In partnership with Virginia Tech’s Department of Biomedical Engineering and Mechanics, veterinary oncologists have helped lead the development of high-frequency irreversible electroporation (H-FIRE), a technique that uses electrical pulses to kill cancer cells. Less invasive and disruptive than traditional surgical methods, H-FIRE has been used successfully in equine and canine studies across a variety of tumor types. Tech researchers plan to continue this work with a new round of funding next year.

VMCVM’s newest cancer fighters

Two new faculty members have joined the veterinary college’s cancer-fighting team. Joanne Tuohy, an oncologic surgeon with a background in integrative cancer care and translational research, was recruited to Virginia Tech to develop an oncology surgery service, which will move to CORC in 2020. Ilektra Athanasiadi, a radiation oncologist, will helm the new Varian Edge linear accelerator that will be housed at CORC. They join the college’s current oncology team of more than a dozen specialist faculty, residents, interns, laboratory researchers, and technicians.

Joanne Tuohy and Ilektra Athanasiadi

Assistant professor of surgical oncology

  • Research expertise in extending survival time in dogs with osteosarcoma
  • Ph.D. in comparative biomedical sciences (immunology)
  • Bachelor’s degree in Greek and Latin, magna cum laude
  • Positron emission tomography–computed tomography which provides sophisticated imaging that can help in diagnosis and surgical planning

“Veterinary oncology has tremendous comparative, translational potential to benefit human cancer patients, as well as pets.”

Ilektra Athanasiadi

Assistant professor of radiation oncology

  • Studying radiation-induced brain injury to find drugs that can protect normal brain tissue during irradiation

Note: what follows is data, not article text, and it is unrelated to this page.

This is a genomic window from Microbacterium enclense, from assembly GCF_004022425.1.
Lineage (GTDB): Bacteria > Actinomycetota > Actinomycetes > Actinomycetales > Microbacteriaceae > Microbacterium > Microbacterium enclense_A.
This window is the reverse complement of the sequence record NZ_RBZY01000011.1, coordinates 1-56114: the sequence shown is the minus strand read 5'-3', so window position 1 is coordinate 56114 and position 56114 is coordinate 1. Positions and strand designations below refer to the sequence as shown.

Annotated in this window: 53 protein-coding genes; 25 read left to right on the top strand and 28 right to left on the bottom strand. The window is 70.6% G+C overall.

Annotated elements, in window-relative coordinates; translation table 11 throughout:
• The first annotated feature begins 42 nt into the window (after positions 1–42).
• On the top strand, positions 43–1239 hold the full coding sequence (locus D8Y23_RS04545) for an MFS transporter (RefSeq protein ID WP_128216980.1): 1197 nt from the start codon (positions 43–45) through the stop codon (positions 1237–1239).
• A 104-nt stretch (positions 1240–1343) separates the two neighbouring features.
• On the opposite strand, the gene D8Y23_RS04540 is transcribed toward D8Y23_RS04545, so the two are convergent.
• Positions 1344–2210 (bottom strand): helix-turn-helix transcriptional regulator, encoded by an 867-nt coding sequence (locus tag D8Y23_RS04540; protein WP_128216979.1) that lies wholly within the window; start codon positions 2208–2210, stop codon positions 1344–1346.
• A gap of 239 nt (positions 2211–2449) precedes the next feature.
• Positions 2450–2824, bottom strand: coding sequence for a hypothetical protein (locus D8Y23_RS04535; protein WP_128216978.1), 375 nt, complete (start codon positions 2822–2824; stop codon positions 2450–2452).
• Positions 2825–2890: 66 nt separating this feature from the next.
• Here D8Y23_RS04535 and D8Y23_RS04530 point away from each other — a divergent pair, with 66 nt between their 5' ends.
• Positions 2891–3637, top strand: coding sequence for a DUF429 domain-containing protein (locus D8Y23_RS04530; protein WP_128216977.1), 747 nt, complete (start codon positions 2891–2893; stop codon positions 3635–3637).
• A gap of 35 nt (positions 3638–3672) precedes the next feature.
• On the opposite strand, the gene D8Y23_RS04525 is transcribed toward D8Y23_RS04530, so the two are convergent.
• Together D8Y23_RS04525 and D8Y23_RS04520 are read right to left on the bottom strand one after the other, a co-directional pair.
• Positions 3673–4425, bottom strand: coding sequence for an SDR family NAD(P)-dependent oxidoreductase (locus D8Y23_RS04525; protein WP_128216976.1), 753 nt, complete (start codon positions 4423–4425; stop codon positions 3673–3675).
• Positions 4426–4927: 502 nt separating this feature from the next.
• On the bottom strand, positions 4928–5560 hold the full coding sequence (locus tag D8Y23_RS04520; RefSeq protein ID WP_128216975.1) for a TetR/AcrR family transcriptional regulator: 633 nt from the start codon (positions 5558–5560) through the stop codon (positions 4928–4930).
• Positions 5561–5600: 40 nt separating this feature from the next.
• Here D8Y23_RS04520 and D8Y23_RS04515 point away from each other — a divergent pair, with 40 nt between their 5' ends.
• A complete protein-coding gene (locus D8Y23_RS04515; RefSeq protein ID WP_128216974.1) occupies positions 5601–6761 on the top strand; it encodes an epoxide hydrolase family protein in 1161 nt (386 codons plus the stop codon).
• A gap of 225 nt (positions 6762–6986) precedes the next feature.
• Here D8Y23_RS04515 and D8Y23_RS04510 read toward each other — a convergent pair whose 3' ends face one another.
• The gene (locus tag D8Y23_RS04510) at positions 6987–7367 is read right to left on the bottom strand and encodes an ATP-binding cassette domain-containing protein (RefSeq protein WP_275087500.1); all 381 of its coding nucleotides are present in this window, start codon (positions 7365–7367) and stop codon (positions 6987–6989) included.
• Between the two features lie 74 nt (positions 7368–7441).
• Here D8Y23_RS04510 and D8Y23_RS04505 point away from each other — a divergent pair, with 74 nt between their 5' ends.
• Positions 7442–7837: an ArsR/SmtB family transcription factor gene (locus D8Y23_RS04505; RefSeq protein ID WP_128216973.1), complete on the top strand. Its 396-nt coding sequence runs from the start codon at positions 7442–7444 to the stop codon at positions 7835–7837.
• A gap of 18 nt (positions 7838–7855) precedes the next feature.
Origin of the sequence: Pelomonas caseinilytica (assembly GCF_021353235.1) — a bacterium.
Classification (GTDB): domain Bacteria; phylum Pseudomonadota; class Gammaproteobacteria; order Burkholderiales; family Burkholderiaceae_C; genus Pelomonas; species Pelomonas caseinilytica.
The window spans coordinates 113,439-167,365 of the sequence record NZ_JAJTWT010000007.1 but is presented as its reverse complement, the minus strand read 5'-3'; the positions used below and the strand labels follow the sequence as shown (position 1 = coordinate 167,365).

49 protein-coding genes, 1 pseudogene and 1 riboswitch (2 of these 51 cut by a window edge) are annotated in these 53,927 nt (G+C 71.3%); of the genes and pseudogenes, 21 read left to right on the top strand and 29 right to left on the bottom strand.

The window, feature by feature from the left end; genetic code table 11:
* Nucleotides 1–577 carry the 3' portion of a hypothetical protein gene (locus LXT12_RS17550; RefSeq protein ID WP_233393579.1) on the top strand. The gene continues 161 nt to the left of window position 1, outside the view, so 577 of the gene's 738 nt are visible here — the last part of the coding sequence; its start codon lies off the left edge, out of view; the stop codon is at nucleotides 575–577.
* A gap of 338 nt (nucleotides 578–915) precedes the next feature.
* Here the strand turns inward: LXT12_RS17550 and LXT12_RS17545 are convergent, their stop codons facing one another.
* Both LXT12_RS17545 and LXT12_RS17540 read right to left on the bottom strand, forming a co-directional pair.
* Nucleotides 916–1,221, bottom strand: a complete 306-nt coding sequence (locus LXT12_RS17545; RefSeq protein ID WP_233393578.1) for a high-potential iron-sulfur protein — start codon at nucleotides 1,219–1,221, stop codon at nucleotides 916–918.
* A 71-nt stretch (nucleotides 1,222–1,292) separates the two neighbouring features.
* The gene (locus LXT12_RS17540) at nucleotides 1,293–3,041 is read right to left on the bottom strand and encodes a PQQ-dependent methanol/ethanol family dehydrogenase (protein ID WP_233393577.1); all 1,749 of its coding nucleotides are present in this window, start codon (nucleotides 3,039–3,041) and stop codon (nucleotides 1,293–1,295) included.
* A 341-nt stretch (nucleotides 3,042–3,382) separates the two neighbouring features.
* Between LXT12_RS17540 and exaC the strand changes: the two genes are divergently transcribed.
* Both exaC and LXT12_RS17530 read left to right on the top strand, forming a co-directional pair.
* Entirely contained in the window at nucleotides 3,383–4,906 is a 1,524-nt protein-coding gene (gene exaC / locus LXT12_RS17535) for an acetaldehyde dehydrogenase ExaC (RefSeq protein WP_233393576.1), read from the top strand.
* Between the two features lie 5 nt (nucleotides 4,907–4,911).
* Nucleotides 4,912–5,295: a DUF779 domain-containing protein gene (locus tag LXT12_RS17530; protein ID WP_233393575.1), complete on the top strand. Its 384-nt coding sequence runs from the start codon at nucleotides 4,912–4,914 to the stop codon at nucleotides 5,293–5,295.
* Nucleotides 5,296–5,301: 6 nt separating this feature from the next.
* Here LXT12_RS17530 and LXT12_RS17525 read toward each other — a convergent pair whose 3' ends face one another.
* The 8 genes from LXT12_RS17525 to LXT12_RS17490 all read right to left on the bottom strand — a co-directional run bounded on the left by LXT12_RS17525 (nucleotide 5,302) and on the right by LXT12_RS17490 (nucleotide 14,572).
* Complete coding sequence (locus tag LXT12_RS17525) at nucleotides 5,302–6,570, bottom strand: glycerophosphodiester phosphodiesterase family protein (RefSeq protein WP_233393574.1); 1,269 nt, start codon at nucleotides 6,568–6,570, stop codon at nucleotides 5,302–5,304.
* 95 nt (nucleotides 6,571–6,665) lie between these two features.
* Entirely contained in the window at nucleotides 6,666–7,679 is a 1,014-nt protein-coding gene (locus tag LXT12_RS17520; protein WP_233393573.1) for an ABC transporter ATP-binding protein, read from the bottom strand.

• Palliative radiation therapy protocols to alleviate pain and maintain quality of life
  • Stereotactic radiation therapy
  • Linear accelerator

“My mother, a veterinarian who owns a small animal practice in Greece, taught me that veterinary medicine is a devotion to and passion for animals, not just a job.”

CORC on the horizon

Illustrative of the veterinary college’s dedication to working across disciplines to achieve optimal health for people, animals, and the environment, CORC will be a vital part of the VTC Health Sciences Campus, which is adjacent to the Virginia Tech Carilion School of Medicine in Roanoke.

A state-of-the-art clinical and research hub, the new center stands to capitalize on a strikingly rare opportunity to integrate researchers across disciplines investigating animal and human health, conducting translational oncology research, and advancing comprehensive cancer care in both pets and people.

Stages of a clinical trial

If a new therapy completes all phases of this lifecycle in veterinary medicine, the findings can provide good preclinical data to begin a Phase I human clinical trial.

— Written by Mindy Quigley, clinical trials coordinator in the veterinary college’s Department of Small Animal Clinical Sciences. Illustrations by Megan Quesenberry, graphic designer in the veterinary college’s Office of Advancement.